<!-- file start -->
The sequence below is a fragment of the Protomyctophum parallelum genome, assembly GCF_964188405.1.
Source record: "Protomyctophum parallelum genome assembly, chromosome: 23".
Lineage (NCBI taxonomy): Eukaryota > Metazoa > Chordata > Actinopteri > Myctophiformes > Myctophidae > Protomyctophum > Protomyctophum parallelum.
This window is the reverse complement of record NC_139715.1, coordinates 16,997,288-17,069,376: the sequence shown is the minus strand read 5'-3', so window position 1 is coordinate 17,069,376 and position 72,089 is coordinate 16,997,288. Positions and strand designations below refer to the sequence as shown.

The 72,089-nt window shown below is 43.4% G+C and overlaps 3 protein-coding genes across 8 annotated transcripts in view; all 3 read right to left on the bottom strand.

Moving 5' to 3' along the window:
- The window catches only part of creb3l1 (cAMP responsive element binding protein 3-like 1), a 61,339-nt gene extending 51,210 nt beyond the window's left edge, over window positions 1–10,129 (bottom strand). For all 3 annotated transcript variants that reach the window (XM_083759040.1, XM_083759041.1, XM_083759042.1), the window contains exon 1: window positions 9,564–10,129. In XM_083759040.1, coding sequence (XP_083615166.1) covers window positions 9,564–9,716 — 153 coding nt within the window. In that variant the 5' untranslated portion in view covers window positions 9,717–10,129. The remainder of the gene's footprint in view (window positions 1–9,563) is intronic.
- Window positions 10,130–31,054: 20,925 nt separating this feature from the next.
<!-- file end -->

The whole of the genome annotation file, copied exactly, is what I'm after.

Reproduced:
The sequence below is a fragment of the Protomyctophum parallelum genome, assembly GCF_964188405.1.
Source record: "Protomyctophum parallelum genome assembly, chromosome: 23".
Lineage (NCBI taxonomy): Eukaryota > Metazoa > Chordata > Actinopteri > Myctophiformes > Myctophidae > Protomyctophum > Protomyctophum parallelum.
This window is the reverse complement of record NC_139715.1, coordinates 16,997,288-17,069,376: the sequence shown is the minus strand read 5'-3', so window position 1 is coordinate 17,069,376 and position 72,089 is coordinate 16,997,288. Positions and strand designations below refer to the sequence as shown.

The 72,089-nt window shown below is 43.4% G+C and overlaps 3 protein-coding genes across 8 annotated transcripts in view; all 3 read right to left on the bottom strand.

Moving 5' to 3' along the window:
- The window catches only part of creb3l1 (cAMP responsive element binding protein 3-like 1), a 61,339-nt gene extending 51,210 nt beyond the window's left edge, over window positions 1–10,129 (bottom strand). For all 3 annotated transcript variants that reach the window (XM_083759040.1, XM_083759041.1, XM_083759042.1), the window contains exon 1: window positions 9,564–10,129. In XM_083759040.1, coding sequence (XP_083615166.1) covers window positions 9,564–9,716 — 153 coding nt within the window. In that variant the 5' untranslated portion in view covers window positions 9,717–10,129. The remainder of the gene's footprint in view (window positions 1–9,563) is intronic.
- Window positions 10,130–31,054: 20,925 nt separating this feature from the next.